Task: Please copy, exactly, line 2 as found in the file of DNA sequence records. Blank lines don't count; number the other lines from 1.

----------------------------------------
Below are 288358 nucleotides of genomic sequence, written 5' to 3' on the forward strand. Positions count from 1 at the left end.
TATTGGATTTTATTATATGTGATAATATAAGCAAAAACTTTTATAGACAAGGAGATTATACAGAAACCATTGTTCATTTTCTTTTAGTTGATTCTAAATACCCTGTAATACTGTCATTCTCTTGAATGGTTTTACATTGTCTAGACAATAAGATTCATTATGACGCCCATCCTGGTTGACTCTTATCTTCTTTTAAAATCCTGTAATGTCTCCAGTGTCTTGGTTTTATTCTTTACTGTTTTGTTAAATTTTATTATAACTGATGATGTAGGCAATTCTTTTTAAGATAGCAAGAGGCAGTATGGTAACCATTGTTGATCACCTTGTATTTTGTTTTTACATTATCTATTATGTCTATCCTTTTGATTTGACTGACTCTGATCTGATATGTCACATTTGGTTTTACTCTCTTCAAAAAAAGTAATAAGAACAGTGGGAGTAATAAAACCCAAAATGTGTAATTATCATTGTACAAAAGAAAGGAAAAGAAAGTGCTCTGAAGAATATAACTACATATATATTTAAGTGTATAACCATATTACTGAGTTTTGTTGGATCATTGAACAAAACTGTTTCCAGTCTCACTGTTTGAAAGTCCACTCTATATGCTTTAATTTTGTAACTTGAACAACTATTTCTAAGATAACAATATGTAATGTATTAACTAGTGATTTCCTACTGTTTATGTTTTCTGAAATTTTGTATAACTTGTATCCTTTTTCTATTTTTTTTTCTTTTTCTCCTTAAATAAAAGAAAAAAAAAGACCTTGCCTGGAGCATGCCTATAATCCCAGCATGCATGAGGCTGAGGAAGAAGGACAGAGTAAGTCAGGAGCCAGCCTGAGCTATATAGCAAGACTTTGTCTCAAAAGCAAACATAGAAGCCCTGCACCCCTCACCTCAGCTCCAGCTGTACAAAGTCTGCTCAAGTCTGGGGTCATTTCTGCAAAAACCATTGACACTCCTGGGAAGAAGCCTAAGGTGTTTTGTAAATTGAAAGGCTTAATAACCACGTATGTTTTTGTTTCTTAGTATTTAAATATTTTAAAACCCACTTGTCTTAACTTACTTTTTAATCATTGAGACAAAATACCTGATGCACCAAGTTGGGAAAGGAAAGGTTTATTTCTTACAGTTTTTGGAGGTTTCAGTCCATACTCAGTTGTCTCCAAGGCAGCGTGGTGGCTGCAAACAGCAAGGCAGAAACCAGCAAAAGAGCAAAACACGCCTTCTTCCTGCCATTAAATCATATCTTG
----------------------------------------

TATTGGATTTTATTATATGTGATAATATAAGCAAAAACTTTTATAGACAAGGAGATTATACAGAAACCATTGTTCATTTTCTTTTAGTTGATTCTAAATACCCTGTAATACTGTCATTCTCTTGAATGGTTTTACATTGTCTAGACAATAAGATTCATTATGACGCCCATCCTGGTTGACTCTTATCTTCTTTTAAAATCCTGTAATGTCTCCAGTGTCTTGGTTTTATTCTTTACTGTTTTGTTAAATTTTATTATAACTGATGATGTAGGCAATTCTTTTTAAGATAGCAAGAGGCAGTATGGTAACCATTGTTGATCACCTTGTATTTTGTTTTTACATTATCTATTATGTCTATCCTTTTGATTTGACTGACTCTGATCTGATATGTCACATTTGGTTTTACTCTCTTCAAAAAAAGTAATAAGAACAGTGGGAGTAATAAAACCCAAAATGTGTAATTATCATTGTACAAAAGAAAGGAAAAGAAAGTGCTCTGAAGAATATAACTACATATATATTTAAGTGTATAACCATATTACTGAGTTTTGTTGGATCATTGAACAAAACTGTTTCCAGTCTCACTGTTTGAAAGTCCACTCTATATGCTTTAATTTTGTAACTTGAACAACTATTTCTAAGATAACAATATGTAATGTATTAACTAGTGATTTCCTACTGTTTATGTTTTCTGAAATTTTGTATAACTTGTATCCTTTTTCTATTTTTTTTTCTTTTTCTCCTTAAATAAAAGAAAAAAAAAGACCTTGCCTGGAGCATGCCTATAATCCCAGCATGCATGAGGCTGAGGAAGAAGGACAGAGTAAGTCAGGAGCCAGCCTGAGCTATATAGCAAGACTTTGTCTCAAAAGCAAACATAGAAGCCCTGCACCCCTCACCTCAGCTCCAGCTGTACAAAGTCTGCTCAAGTCTGGGGTCATTTCTGCAAAAACCATTGACACTCCTGGGAAGAAGCCTAAGGTGTTTTGTAAATTGAAAGGCTTAATAACCACGTATGTTTTTGTTTCTTAGTATTTAAATATTTTAAAACCCACTTGTCTTAACTTACTTTTTAATCATTGAGACAAAATACCTGATGCACCAAGTTGGGAAAGGAAAGGTTTATTTCTTACAGTTTTTGGAGGTTTCAGTCCATACTCAGTTGTCTCCAAGGCAGCGTGGTGGCTGCAAACAGCAAGGCAGAAACCAGCAAAAGAGCAAAACACGCCTTCTTCCTGCCATTAAATCATATCTTG